NEWPORT BEACH, Calif. — In a tough year for Democrats, Republican Scott Baugh is trying to return this swinging Orange County neighborhood to its GOP roots after quitting his party.
But he navigates a culturally changing region, now wary of a Republican party transformed by Donald Trump and a rising Democratic star in two-term Rep. Katie Porter, who, as one Republican operative lamented, “has more money than God”.
“I wouldn’t be a candidate if I didn’t think it was winnable,” Baugh said in an interview at his campaign office in Newport Beach. “Yes, we can return it.”
Baugh, a former OC GOP chairman and state assemblyman, acknowledged his fundraising shortfall for Porter was “pretty daunting.” He told the volunteers that “it will be a low turnout election and one of the challenges is: how do we get our voters to go to the polls? »
California’s new 47th District sits at the crossroads of cross-currents shaping the 2022 election. As economic pain and President Joe Biden’s unpopularity threaten Democrats’ grip on power, cultural issues like abortion , along with Trump’s enduring hold on the party, could cap the GOP’s prospects in the suburbs.
A Porter loss would be the harbinger of a red wave. Conversely, a Republican failure here could indicate that voters who left the GOP in well-educated and suburban districts are not returning, limiting party gains. The race is a top Republican target in the battle for control of the House, and the Democrats’ campaign arm has categorized Porter as a “front-liner” in defending their majority.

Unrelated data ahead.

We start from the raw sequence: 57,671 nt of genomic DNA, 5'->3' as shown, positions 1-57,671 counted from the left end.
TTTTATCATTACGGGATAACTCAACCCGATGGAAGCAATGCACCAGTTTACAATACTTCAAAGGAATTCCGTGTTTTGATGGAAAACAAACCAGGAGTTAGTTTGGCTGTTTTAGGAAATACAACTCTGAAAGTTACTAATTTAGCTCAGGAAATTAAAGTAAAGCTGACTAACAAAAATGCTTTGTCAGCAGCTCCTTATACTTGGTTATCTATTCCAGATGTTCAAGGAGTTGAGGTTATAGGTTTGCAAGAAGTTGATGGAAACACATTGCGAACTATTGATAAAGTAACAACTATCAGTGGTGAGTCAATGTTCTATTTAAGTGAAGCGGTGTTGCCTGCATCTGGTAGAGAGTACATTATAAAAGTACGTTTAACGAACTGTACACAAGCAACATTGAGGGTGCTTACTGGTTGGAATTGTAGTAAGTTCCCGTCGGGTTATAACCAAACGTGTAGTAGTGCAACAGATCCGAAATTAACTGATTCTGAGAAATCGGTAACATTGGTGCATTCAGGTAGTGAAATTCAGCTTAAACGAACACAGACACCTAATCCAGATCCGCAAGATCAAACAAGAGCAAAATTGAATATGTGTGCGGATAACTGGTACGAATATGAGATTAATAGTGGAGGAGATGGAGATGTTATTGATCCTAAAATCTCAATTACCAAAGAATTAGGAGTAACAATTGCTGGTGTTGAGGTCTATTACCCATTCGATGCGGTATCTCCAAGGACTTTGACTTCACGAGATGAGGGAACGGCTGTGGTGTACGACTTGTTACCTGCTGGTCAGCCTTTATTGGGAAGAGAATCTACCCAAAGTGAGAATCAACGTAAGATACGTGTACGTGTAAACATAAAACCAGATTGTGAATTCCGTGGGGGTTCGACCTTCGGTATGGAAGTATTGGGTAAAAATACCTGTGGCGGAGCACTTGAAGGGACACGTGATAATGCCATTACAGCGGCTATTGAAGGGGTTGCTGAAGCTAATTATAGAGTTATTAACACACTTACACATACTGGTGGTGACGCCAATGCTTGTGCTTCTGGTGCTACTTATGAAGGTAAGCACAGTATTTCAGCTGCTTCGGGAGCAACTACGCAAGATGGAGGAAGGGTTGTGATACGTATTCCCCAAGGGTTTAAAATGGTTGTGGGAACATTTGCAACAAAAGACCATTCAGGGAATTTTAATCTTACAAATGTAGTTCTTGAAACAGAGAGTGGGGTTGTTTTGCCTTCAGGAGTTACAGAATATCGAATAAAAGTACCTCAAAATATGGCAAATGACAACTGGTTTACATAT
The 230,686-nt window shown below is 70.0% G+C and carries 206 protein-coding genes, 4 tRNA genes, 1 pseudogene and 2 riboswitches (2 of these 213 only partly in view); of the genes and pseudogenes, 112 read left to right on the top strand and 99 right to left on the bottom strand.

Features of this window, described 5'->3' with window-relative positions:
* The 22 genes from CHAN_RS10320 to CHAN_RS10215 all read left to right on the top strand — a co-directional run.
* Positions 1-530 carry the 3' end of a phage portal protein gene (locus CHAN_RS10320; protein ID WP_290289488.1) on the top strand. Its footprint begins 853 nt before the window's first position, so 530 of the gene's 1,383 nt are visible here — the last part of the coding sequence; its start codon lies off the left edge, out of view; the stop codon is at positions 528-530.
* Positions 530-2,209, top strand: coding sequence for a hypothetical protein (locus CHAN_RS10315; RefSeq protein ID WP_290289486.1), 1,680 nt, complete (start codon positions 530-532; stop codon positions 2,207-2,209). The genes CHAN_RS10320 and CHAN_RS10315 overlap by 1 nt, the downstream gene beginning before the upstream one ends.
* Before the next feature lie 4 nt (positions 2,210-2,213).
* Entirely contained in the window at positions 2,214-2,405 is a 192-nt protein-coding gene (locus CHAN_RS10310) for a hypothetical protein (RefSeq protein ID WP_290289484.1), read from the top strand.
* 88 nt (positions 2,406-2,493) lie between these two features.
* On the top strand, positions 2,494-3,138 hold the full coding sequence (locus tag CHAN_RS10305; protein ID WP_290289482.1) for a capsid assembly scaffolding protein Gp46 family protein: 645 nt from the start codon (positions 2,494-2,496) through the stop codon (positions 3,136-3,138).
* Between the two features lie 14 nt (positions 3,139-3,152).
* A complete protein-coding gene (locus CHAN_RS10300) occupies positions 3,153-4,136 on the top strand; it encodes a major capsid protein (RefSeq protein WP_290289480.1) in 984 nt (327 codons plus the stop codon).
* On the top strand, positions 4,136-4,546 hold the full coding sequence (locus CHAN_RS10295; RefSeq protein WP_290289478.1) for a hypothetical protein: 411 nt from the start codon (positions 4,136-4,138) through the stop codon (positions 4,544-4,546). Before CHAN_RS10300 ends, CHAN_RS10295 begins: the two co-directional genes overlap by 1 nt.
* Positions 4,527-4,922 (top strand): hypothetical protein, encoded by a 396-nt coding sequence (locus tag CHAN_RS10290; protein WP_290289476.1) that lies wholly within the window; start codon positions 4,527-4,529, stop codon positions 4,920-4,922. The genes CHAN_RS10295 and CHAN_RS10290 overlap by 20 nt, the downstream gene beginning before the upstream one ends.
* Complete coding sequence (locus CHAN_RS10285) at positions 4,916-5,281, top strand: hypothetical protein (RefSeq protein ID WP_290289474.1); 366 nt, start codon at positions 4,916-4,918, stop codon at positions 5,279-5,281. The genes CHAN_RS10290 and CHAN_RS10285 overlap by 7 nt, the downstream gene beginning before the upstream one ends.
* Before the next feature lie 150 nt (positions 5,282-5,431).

“Orange County is so often a beacon of national politics. Will there be a way back for these middle-right, moderate, wealthy suburban voters, given all that the current Republican agenda has done to alienate them? said Graeme Boushey, professor of political science at nearby University of California, Irvine. “I’m skeptical there is this way back. But we can never minimize wallet issues.
Republican strategy is to make this and other Orange County races a referendum on an unpopular president and rising prices, but Porter argues her rival has no plan to fight rising prices gas and groceries, other than throwing around “epithets”.
“Listen, I live here. I raise my children here. I drive my minivan here, and I fill up these same gas tanks. I walk into those same grocery stores,” Porter told NBC News during a Huntington Beach interview. “It’s a major problem, and we have to fight it on several fronts.”
The answer to rising costs, Porter said, is to pass the recent deal between Democrats allowing Medicare to negotiate drug prices, invest in American manufacturing through the recent flea law, and fight against “the rise in prices, including by the big oil companies”.
To bring prices down, Baugh said, lawmakers should increase the supply of goods, “stop spending so much money” and balance the budget.
“You need to reform entitlements” like Social Security and Medicare, which have too many “unfunded liabilities,” he continued, and said raising the retirement age should be “one of the tools you need to use” as part of a legislative compromise to reduce backstop spending.
Baugh, when asked about the main differences between him and Porter, said, “She voted on $20 trillion in spending. I wouldn’t have voted on all that spending.”
One economic issue that Porter and Baugh agree on is the expansion of the state and local tax deduction on federal returns, capped at $10,000 in the 2017 Republican tax bill, which has particularly affected blue states like California. .
A clash over ‘Orange County values’
Recently, Porter voted with her party to codify federal protections for legal abortion in the Women’s Health Protection Act and same-sex marriage in the Respect for Marriage Act. She also voted for legislation banning assault weapons.
Baugh said he would vote against all of these bills if he were a member of Congress.